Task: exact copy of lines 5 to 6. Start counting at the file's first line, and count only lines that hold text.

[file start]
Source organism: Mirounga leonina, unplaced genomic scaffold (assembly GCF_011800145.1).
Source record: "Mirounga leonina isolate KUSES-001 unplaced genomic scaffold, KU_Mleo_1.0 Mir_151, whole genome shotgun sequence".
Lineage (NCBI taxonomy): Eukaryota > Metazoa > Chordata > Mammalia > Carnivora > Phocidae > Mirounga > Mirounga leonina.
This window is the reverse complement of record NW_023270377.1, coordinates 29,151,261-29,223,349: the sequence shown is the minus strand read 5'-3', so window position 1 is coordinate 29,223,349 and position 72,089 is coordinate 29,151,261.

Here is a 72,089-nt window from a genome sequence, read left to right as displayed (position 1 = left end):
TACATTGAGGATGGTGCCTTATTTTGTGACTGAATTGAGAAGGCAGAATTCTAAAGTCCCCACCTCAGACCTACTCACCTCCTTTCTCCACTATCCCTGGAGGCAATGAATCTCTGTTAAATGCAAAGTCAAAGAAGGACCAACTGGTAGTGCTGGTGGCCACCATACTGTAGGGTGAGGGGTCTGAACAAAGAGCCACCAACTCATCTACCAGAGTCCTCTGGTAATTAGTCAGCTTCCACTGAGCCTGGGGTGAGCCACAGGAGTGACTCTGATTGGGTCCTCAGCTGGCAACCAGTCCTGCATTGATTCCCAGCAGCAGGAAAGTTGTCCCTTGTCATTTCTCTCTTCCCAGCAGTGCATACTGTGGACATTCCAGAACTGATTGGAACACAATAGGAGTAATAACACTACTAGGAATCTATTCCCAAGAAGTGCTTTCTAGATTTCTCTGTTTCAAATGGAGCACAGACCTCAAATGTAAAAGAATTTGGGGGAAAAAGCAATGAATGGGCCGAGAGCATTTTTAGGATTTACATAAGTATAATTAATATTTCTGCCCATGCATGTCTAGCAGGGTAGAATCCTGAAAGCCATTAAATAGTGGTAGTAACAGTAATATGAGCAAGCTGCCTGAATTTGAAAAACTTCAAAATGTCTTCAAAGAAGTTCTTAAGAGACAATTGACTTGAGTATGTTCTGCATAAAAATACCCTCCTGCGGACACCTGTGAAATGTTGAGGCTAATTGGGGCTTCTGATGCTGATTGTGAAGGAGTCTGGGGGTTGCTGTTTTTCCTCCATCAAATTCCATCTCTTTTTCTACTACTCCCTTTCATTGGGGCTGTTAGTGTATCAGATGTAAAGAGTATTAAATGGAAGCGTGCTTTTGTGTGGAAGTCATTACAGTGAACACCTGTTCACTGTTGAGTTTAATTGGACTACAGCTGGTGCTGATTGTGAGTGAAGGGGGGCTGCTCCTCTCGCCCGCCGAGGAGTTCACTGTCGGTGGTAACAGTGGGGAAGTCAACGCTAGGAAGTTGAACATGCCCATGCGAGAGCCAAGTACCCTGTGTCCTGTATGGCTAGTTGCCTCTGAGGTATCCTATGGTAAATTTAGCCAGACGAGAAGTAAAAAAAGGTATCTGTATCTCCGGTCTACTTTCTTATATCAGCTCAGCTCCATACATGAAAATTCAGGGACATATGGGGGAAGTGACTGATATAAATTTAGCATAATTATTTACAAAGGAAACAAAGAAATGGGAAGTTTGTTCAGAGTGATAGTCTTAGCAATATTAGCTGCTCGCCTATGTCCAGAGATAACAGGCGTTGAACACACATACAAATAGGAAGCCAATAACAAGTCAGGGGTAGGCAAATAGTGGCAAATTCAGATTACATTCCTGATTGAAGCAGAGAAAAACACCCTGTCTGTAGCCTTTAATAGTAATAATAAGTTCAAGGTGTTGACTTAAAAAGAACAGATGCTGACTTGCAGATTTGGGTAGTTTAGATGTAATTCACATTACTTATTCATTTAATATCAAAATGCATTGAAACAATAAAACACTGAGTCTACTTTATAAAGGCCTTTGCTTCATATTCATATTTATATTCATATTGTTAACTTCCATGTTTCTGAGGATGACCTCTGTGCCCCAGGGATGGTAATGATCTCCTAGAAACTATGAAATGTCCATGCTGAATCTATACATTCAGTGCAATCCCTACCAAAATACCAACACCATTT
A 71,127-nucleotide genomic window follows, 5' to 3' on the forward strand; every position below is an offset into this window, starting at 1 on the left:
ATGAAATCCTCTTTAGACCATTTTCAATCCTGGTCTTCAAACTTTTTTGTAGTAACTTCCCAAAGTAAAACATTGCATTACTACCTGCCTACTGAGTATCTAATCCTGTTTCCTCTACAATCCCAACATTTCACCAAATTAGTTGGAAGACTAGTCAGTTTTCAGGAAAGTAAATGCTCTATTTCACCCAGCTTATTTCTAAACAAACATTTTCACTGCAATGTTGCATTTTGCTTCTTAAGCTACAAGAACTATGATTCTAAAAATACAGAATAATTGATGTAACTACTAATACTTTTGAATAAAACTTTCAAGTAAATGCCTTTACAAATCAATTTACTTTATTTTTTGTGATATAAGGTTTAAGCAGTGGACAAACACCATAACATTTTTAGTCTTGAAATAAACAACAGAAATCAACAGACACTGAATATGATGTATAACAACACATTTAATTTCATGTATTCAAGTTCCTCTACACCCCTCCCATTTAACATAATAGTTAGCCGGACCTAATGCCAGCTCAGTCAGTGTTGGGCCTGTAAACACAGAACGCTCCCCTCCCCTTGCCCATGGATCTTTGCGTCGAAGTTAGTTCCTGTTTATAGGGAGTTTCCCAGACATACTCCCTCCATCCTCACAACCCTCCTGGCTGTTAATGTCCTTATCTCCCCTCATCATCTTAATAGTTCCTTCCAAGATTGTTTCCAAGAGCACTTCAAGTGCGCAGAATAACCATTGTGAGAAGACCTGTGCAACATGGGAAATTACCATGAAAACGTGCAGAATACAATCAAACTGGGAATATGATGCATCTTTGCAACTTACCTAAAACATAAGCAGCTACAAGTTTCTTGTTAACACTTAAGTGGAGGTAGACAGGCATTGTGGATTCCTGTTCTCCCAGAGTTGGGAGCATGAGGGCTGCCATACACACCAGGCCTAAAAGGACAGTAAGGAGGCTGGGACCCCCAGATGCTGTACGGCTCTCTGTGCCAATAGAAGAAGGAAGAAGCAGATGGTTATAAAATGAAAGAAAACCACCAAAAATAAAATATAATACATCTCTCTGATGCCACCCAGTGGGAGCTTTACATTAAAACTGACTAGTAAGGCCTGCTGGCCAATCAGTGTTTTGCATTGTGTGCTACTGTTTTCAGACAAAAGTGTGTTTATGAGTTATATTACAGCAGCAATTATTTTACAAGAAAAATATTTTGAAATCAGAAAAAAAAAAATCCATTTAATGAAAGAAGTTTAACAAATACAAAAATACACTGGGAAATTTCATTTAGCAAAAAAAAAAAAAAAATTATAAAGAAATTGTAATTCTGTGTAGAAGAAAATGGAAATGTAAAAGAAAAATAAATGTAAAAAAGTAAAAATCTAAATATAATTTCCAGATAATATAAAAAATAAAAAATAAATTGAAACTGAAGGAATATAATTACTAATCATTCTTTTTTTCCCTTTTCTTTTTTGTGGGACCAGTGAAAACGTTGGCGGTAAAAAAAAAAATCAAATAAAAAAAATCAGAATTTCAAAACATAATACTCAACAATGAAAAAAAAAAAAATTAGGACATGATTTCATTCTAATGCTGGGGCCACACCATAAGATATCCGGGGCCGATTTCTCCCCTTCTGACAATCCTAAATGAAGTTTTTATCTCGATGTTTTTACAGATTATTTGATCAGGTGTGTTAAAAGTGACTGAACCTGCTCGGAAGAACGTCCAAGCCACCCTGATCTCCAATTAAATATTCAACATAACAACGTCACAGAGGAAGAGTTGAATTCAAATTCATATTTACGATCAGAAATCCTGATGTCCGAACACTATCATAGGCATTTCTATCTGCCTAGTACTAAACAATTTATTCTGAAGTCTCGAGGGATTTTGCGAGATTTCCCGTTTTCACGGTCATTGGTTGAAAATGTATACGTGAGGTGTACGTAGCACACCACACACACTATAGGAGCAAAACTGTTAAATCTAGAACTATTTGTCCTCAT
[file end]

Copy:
Here is a 72,089-nt window from a genome sequence, read left to right as displayed (position 1 = left end):
TACATTGAGGATGGTGCCTTATTTTGTGACTGAATTGAGAAGGCAGAATTCTAAAGTCCCCACCTCAGACCTACTCACCTCCTTTCTCCACTATCCCTGGAGGCAATGAATCTCTGTTAAATGCAAAGTCAAAGAAGGACCAACTGGTAGTGCTGGTGGCCACCATACTGTAGGGTGAGGGGTCTGAACAAAGAGCCACCAACTCATCTACCAGAGTCCTCTGGTAATTAGTCAGCTTCCACTGAGCCTGGGGTGAGCCACAGGAGTGACTCTGATTGGGTCCTCAGCTGGCAACCAGTCCTGCATTGATTCCCAGCAGCAGGAAAGTTGTCCCTTGTCATTTCTCTCTTCCCAGCAGTGCATACTGTGGACATTCCAGAACTGATTGGAACACAATAGGAGTAATAACACTACTAGGAATCTATTCCCAAGAAGTGCTTTCTAGATTTCTCTGTTTCAAATGGAGCACAGACCTCAAATGTAAAAGAATTTGGGGGAAAAAGCAATGAATGGGCCGAGAGCATTTTTAGGATTTACATAAGTATAATTAATATTTCTGCCCATGCATGTCTAGCAGGGTAGAATCCTGAAAGCCATTAAATAGTGGTAGTAACAGTAATATGAGCAAGCTGCCTGAATTTGAAAAACTTCAAAATGTCTTCAAAGAAGTTCTTAAGAGACAATTGACTTGAGTATGTTCTGCATAAAAATACCCTCCTGCGGACACCTGTGAAATGTTGAGGCTAATTGGGGCTTCTGATGCTGATTGTGAAGGAGTCTGGGGGTTGCTGTTTTTCCTCCATCAAATTCCATCTCTTTTTCTACTACTCCCTTTCATTGGGGCTGTTAGTGTATCAGATGTAAAGAGTATTAAATGGAAGCGTGCTTTTGTGTGGAAGTCATTACAGTGAACACCTGTTCACTGTTGAGTTTAATTGGACTACAGCTGGTGCTGATTGTGAGTGAAGGGGGGCTGCTCCTCTCGCCCGCCGAGGAGTTCACTGTCGGTGGTAACAGTGGGGAAGTCAACGCTAGGAAGTTGAACATGCCCATGCGAGAGCCAAGTACCCTGTGTCCTGTATGGCTAGTTGCCTCTGAGGTATCCTATGGTAAATTTAGCCAGACGAGAAGTAAAAAAAGGTATCTGTATCTCCGGTCTACTTTCTTATATCAGCTCAGCTCCATACATGAAAATTCAGGGACATATGGGGGAAGTGACTGATATAAATTTAGCATAATTATTTACAAAGGAAACAAAGAAATGGGAAGTTTGTTCAGAGTGATAGTCTTAGCAATATTAGCTGCTCGCCTATGTCCAGAGATAACAGGCGTTGAACACACATACAAATAGGAAGCCAATAACAAGTCAGGGGTAGGCAAATAGTGGCAAATTCAGATTACATTCCTGATTGAAGCAGAGAAAAACACCCTGTCTGTAGCCTTTAATAGTAATAATAAGTTCAAGGTGTTGACTTAAAAAGAACAGATGCTGACTTGCAGATTTGGGTAGTTTAGATGTAATTCACATTACTTATTCATTTAATATCAAAATGCATTGAAACAATAAAACACTGAGTCTACTTTATAAAGGCCTTTGCTTCATATTCATATTTATATTCATATTGTTAACTTCCATGTTTCTGAGGATGACCTCTGTGCCCCAGGGATGGTAATGATCTCCTAGAAACTATGAAATGTCCATGCTGAATCTATACATTCAGTGCAATCCCTACCAAAATACCAACACCATTT